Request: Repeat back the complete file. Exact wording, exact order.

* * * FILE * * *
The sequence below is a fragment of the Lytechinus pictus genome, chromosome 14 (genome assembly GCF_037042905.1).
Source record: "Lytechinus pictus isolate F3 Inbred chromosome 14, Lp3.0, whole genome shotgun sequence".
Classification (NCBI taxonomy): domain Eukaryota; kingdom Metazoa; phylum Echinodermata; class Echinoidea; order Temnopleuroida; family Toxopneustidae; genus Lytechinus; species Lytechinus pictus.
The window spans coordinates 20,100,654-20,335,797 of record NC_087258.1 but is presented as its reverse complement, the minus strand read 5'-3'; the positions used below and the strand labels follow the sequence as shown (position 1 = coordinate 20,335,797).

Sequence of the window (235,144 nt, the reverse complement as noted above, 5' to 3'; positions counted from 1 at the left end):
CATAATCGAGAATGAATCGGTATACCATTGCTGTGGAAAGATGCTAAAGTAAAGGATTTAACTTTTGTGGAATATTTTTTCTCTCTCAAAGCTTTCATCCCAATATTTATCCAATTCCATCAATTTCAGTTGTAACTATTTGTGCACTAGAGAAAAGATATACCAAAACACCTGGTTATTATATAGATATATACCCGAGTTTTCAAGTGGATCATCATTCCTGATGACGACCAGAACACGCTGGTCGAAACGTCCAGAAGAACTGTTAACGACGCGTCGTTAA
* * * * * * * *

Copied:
The sequence below is a fragment of the Lytechinus pictus genome, chromosome 14 (genome assembly GCF_037042905.1).
Source record: "Lytechinus pictus isolate F3 Inbred chromosome 14, Lp3.0, whole genome shotgun sequence".
Classification (NCBI taxonomy): domain Eukaryota; kingdom Metazoa; phylum Echinodermata; class Echinoidea; order Temnopleuroida; family Toxopneustidae; genus Lytechinus; species Lytechinus pictus.
The window spans coordinates 20,100,654-20,335,797 of record NC_087258.1 but is presented as its reverse complement, the minus strand read 5'-3'; the positions used below and the strand labels follow the sequence as shown (position 1 = coordinate 20,335,797).

Sequence of the window (235,144 nt, the reverse complement as noted above, 5' to 3'; positions counted from 1 at the left end):
CATAATCGAGAATGAATCGGTATACCATTGCTGTGGAAAGATGCTAAAGTAAAGGATTTAACTTTTGTGGAATATTTTTTCTCTCTCAAAGCTTTCATCCCAATATTTATCCAATTCCATCAATTTCAGTTGTAACTATTTGTGCACTAGAGAAAAGATATACCAAAACACCTGGTTATTATATAGATATATACCCGAGTTTTCAAGTGGATCATCATTCCTGATGACGACCAGAACACGCTGGTCGAAACGTCCAGAAGAACTGTTAACGACGCGTCGTTAA